The Algona Upper Des Moines from Algona, Iowa on August 27, 1946 · Page 12
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The Algona Upper Des Moines from Algona, Iowa · Page 12

Algona, Iowa
Issue Date:
Tuesday, August 27, 1946
Page 12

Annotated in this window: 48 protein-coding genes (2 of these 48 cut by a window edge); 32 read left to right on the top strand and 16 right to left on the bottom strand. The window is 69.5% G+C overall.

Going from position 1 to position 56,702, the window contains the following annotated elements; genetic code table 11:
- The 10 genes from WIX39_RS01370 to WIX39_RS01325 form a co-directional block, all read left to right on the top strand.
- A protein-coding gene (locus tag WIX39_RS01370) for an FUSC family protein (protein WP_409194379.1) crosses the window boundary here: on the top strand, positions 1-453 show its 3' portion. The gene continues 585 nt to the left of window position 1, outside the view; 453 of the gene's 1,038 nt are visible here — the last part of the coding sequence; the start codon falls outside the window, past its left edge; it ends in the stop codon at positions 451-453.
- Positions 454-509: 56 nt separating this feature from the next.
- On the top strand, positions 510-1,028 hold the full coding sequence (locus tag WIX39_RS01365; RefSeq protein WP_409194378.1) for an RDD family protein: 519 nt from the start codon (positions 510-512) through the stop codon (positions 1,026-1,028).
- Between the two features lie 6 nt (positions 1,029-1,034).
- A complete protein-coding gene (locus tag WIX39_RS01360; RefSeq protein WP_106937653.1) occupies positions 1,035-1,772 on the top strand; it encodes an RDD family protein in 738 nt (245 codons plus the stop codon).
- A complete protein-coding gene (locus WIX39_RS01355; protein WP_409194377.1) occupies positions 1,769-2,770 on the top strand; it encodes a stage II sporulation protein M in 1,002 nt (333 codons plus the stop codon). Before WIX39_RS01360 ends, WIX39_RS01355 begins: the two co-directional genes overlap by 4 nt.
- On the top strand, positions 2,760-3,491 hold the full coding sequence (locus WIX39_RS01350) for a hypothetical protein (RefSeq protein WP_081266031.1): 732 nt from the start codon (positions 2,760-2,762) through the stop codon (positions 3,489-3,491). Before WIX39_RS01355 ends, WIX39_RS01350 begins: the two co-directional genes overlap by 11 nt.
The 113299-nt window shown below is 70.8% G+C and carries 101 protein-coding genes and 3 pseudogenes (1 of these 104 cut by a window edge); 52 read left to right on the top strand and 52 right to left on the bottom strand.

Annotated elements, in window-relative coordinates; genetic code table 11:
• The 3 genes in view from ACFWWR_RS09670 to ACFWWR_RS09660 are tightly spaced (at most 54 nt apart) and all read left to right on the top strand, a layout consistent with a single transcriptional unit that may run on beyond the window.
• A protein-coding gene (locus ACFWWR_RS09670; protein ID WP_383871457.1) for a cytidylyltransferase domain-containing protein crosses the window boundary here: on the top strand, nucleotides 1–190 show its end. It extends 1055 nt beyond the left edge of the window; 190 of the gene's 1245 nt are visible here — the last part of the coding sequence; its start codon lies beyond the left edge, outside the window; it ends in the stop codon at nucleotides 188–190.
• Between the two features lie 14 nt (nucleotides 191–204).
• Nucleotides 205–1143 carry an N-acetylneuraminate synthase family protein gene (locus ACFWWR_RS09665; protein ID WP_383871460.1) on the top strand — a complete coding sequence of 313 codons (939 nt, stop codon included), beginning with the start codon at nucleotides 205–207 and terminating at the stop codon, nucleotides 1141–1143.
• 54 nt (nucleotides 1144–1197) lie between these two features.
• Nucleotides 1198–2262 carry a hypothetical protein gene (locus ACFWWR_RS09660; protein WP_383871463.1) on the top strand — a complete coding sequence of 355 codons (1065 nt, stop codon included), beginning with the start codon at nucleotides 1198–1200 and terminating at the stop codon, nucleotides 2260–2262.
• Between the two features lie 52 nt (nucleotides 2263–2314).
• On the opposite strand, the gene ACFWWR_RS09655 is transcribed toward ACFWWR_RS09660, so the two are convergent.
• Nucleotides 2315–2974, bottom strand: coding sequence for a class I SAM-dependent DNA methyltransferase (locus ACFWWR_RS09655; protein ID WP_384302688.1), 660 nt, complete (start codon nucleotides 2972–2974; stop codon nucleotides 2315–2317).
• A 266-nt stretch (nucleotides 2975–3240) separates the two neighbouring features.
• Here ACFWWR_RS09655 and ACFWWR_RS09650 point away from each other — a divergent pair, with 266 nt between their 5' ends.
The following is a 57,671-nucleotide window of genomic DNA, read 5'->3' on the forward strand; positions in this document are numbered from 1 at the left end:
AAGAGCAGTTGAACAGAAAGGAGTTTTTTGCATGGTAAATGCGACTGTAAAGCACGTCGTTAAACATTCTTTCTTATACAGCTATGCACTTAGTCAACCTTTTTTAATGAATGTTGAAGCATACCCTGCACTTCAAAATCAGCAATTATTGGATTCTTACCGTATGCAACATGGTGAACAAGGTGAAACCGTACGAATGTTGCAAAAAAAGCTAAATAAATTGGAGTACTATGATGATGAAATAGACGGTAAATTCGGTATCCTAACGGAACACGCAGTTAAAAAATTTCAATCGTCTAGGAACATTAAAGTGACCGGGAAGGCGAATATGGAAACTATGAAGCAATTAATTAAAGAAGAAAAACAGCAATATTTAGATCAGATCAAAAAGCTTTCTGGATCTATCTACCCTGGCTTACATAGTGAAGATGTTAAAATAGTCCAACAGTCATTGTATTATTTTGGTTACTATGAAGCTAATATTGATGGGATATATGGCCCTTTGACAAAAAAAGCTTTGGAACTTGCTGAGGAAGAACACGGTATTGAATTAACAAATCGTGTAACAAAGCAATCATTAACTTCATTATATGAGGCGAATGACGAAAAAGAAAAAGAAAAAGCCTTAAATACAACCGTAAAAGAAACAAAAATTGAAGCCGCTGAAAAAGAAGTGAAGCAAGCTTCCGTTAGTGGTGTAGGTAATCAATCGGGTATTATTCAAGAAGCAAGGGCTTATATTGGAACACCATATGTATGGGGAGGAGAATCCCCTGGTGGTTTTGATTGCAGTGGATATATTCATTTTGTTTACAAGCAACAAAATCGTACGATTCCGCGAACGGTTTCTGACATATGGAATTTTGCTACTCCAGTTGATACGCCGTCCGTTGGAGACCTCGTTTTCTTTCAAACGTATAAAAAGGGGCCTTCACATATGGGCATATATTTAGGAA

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PAGE SIX. Swea Ciry School Staff Is Now Completed t^PKtt OESifdtNfeS, AL^MA Upper Des Moines Want Ad* Bring Result*. READ What f They l Say When They Plant CARGILL HYBRIDS Last Year by Actual Sack Test Germination War 92% to 97% "I planted Car-Rill No. 250 last year along; with three other hybrids, and found it superior to them in standing against a heavy storm."—VINCE GOEDKEN, Manchester, Iowa. "My Cargill hybi-iil yielded 75 bushels of corn and it rip- .enctl very nicely. We have used CargiH's corn for several years and are very well pleased with same"—EARL REINBOLD, 'Long Prairie, Minn. "I do commercial shelliiiff as well as farming; and have found that Car-gill Hybrid outshells other brands. I have had instances where it has run from 40 to 50 bushels more per load of shelled corn than other varieties." — OSCAR BEKGK, Sis.xelon, South Dakota. CARGILL HYBRID SEED CORN Is Grown in IOWA for IOWA Planting FITCH FEED STORE On the Milwaukee Depot Corner PHONE 460 Upper Des Moines Want Ads Bring Results. NOW, MORE THAN EVER BEFORE THE ARMY HAS A GOOD JOB FOR YOU! NON-COMMISSIONED GRADES NOW OFFERED TO FORMER ARMY OCCUPATIONAL SPECIALISTS GOOD jobs in non-commissioned grades are being offered now by ibu Regular Army to qualified former servicemen! Veterans discharged on or after May 12, 19-15, who enlist or reenlisl for 3 years may be enlisted in the non-commissioned grade for which qualified, provided this grade is not higher than that held at time of discharge, and provided that at least 6 months of former service was in one of 400 designated military occupational specialties in which enlistment is now desired. Important, interesting jobs are open in hundreds of skills and trades in the Army, with splendid training and educational advantages! These are in addition to free food, housing, clothing, medical and dental care, low-cost insurance. There's adventure, travel, education, a secure and profitable future in this vital, realistic profession. Get full details at your nearest Army Keci uiting Station. * Highlights of Regular Army Enlistments 1. Enlistments for IVi, 2 or 3 years. ( 1-year enlistments permitted for men now in the Army with 6 or more months of service.) 2. Enlistment age from 18 to 34 year* inclusive (17 with parents' consent) except for men now in the Army, who may reenlist at any age, and former service men depending on length of service. 3. A reonlistment bonus of $50 for each year of active service since such bonus was last paid, or since last entry into service, provided reenlistment is within 3 months after last honorable discharge. 4. A furlough for men who re- enliit within 20 days. Full details of other furlough privileges can be ob* tained from Recruiting Officers. 5. Mustering-out pay (based upon length of service) to all men who are discharged to reenliit. 6. Option to retire at half pay for the rest of your life after 20 years' service — increasing to three- quarters pay after 30 years'service. All previous active federal military service counts toward retirement. 7. GI Bill of Rights benefits assured for men who enlist on or before October S, 1946. 8. Choice of branch of service and overseas theater (of those still open) on 3-year enlistmenn. NEW PAY SCALE In Addition to Clothing, Feed, lodging, Mtdicgl ond Otntol * In Addition to pay »hown at right: 20% Incretu for S«rvlc« OV.M.JI. 50% if M»mb«r of Flying or Gilder Cr«wi. 5% In(,„>, In Ray -far Each 3 Y«an of Service, Matter Sergeant or First Sergeant Technical Sergeant Staff Sergeant . . Sergeant . . • • Corporal . . t Private First Private . Starting lat* fay ttr M*nrh £165.00 135.00 115.00 100.00 90.00 80.00 75.00 MONTHLY RETIRiMfMT INCOMC AFTf R: 20 rears' 30 feori' Serylef Service £107.25 £105.63 87.75 151.88 74.75 129.38 65.00 112.50 58.50 101.25 52.00 90.00 48.79 84.38 Listen to "Warrior* of P<ua>f "Voice of the Army," "Proudly Wo Hail," Mark Wvnow't Army Show, "Sound OH," "Harry Warner Sports Review," and Spot- lijht Baiida" on your radio. U. S. Army lalttl new at ytvr atartir Arm tftmHIft Stotlm end "Mai* It a M/H/eol" CLASSES TO mm TUESDAY, SEPT. 3 Swea City: Swea City school will open Tuesday afternoon, S^pt. 3i High school students H'i'll t-igister Saturday night at the high school building at 8 l\as 'finally been hired as follows: o'clbck. A complete teaching staff has finally been hired -as follows: Agnes Olson, Bancroft, high school principal and English. Eddie Stewart, Burt, social science and sociology. Vcm Wagner, Council Bluffs, mathematics and shop. Elsie Mae Van Wort, Hampton, home economics and junior'sci- ence. Mrs. George Deim, Swea City, typing, freshman -English, gracln music and high school vocal music. Raymond Minkler, band and mixed Chorus. Adelaide Haugen, Lake Mills, eighth grade, and 7th and 8th •grade English. Melba KiUleson, Swea City, seventh grade, and 7th and 8th grade mathematics. Mrs. Leonard • Appclquist, Swea City, 6th grade. Mary Boom, George, 5th grade. Adelaide Erdahl, Rake, 4th grade. Violet Knutsen, Bricelyn, 3rd grade. Mrs. Albert Swanson, Swea City, 2nd grade. '.Joy Reickman, Moville, first grade. A. H. Schuler, superintendent. New Swea Arrivals jk New babes at Forbes hospital include a son to Mr. and Mrs. Gilbert Pefferman, the third child and first son; a daughter to Mr. and Mrs. Elmer Franks, their second child and first daughter; and a daughter to Mr. and Mrs. Charles McElvvee, who have one other child, a daughter. At Music Clinic Esther Charlotte Smith left Friday for a week in Minneapolis, where she is attending the annual clinic on public school music materials, and also taking a short course at MacPhail school of music. •Was -Baptist Preacher Service at the Baptist church Sunday was conducted by Dr. Hugh F. Moore, Winnebago, in the absence of the Rev. and Mrs. Peter Peters, who spent last week at Coon Rapids. The postponed quarterly business meeting will be held Wednesday evening, August 28 at Guild hall. Home From, West Mr. and^j&rs. Carl Appcl- qiilsf •' returned home Friday morning' after spending five weeks in the west, where they visited at the home! of their daughter Mrs. W. F. Patterson, Longview, Wash. . - • Mrs. • Chambers, nee • Grace Dinsey, is a niece of Mrs. 1 ' Sper- bcck. .' . Mrs. Harry Chambevs and two daughters, Jane and Ann of Dubuque. spent last week at the Ray Sperbeck home. Mr. and Mrs. Wm. Christensen and Billy visited last week at the home of their daughter Mrs. Inpmar Haugen, Burlington. The Rev. Mr. and Mrs. A. M. Youngquist and children returned homo Wednesday from Woodhull, 111., and Lincoln, Neb., where they visited relatives, v The A. C. Linde family plan to leave Swea City at an early date for Berkley, 'Calif., where they will make their future home. They have leased their residence to Mclvin Krumm, and the grocery store and meat market to Mr. and Mrs. Arnold Anderson. Burt Couple Leave For N. Y. Reunion Burt: Mr. and Mrs. G. J. F. Vogel left Wednesday for Binghampton, N. Y., where they were to attend a Carroll family reunion on Saturday. They also planned to go to Worcester, Mass., to get their daughter and her husband, Mr. and Mrs. Robert Melville and bring them to Iowa City, where Mr. Melville will attend the state university. WANT ADS BRINGS KESULTS BURT SCOUT TELLS OF 2600 MI. TOUR ' Twenty-three senior age Scouts, of Whotn Jack MoMuUen of Burt was one t returned Thursday, August 15, from * 2600-mile expedition to the •Yellowstone and Teton National. Parks in Wyoming. The expedition started .Thursday, August 1, .at Storm/Laltoi .-A new school bus belonging to Ed.' Chaffin of Milford provided transportation for Scouts* and luggage. Mr. Chaffin drove the bus. Overnight stops were iriade at Isong Pine, Neb., and'Custer, S. Di, on the way out. Two days were spent at Camp Kooi, one of the Central Wyoming Scout Camps, on top of the Bighorns in Wyoming. Iowa Scouts enjoyed the association with Scouts from Wyoming, joining them in their campfires and Sunday church services. Three days were spent in making the trip around Yellowstone Park with overnight stops at Lake and Norris Junction.. The west side of the park was Very dry. *fhe expedition wit^ riessed the devastating effect of, a forest fire which was ragifrg along the shore of Lewis Lake. Through the oourtes,y of the park service, special campiftg f grounds were provided in tfte Grand Tetort Natbind Park at String Lakes. The Scouts swam in String' Lake, fashed at Leigh Lake, hlk- ,ed to Holley Lake. A hike toJLake ..Solitude UD Cascade Canyon was, planned, Gut the out that ,their Scouts found, knowledge of; HIGH ENSROy TONIC (lood-taslins Scott's Emulsion contains natural A&D Vitamins often nt'cd^l to help Iniild stamina and resistance to colds and minor ills. Helps build strong bonus and sound teeth, too! Give good-tasting Scott's daily, the year-round! Ruowtiflii) by Many DMttrs EMULSION packing equipment was not adequate for a.n overnight trip. Consequently an all-way hike was substituted to Lake Holley, This tiiip took the -group along. Leigh Lake, up Paint Brush. Canyon and on to Holley Lake at an elevation of 1.0 thousand- feot. Here the fishing was : exocllenl. The limit was six fish, which most of the fishermen reached in a short time. From the Tetons the expedition went to Independence Rock, the "Pairie Rendezvous on the Sweotwnter," an outstanding landmark on the Oregon Trail. Here they saw and took pictures of the names carved into the rock by the Oregon Trail travelers in 1849 to 62. At Casper, Wyoming, the Stouts visited Old Fort Casper at the "Merman Crossing of the Platte." They collected souvenirs here.; glass melted from the fort windows when the fort was FUNERAL CHAPEL Service Tlie Golden ItuIe.Our Principle Phone 621-W. Algona •^rVsrVWWWVWVrVirW Bet Your , NOW * a. time to filf yiwr COAL BIN Don't wait until frosty weather hits-— have a full coal bin ready. -.-. - : : •---•• Don't run Jthe risk of payiiTg more money for your .coaW&et it in now. -:We have a good supply at present—we can fill your requirements now from our yards. Norton's Yar<fe Are NowdStocked With Eastern Kentucky Superior Coal Berwind Briquets Chestnut Hard Coal PHdNE 229 for City or Country Delivery! FENCING MB. FARMER—Norton's has on hand the items you need for fence repairs —- creosotcd posts and poles, woven and barbed wire. F. S. NORTON & SON Coal... C0fce ,.. Building Supplies PHONE 229 burned 4lM f *._, I'hiA .tiViijXo the h^ldta8a,"^.aiwn, iiofts and astle i«n6 ,rteW Jha old. bla<afshiitH S They V^ltedi-the S^t preek oit fields 44 >MW «6tfth of CAS- te e kea a im- a,ttJ,ur'J*f theJlelds ob". s^tVWgv putttplng welw, flowin'g wefis,, ^welW'WJttefe gas ^as b«« t Jre ,fl»w,'of' oil to f wells, ,t0d also the of rrWv w,ells. M »«".^ .tfte '.expedition study wOs niad6 6f the changing flower$, tteesj fosks, eje. A log Is to bd writteri ahd' a m^p made by members, of the expedition showing these facW. •The Unit .tetur.ned; to Storm Lake, Thutsday J ; r Augi4st ,15 >•><•<,„ < I Mow/mow than ever, it pays KEEP YOUR CAR —IN GOOD CONDITION! • Maintain soundr dependable,, vitally needed t reim- portation for yourtelf and your family .now and in the ••—.-Mure) '"' mands when you trade! /f ti Visit our modern SERVICE HEADQUARTERS with its skilled mechanics—modern tools—and genuine parts—all of which combine to make OUR CAR-SERVICE YOUR BEST CAR-SAVER! • Keep your cor "alive;" keep It in good running condition, unit! you get delivery • Secure the higher rraaWn value that a sound, well- conditioned used car com- of your new Chevrolet! ;§S & i.. Keep it well serviced till you can trade it in on a NEW CHEVROLET —because a new Chevrolet is the investment that will pay you and your family the highest returns in utility—pleasure—health—travel— economy. Delivery of'your new. Chevrolet.will be made as swiftly, as possible. Thank you far waiting—and. you'// thank us when you'secure" delivery—for here's value never before offered even by Chevrolet) Enjoy BIG-CAR Quality at Lowest Cost. Kossuth Motor Co. PHONE 200 NO. DODGE ST.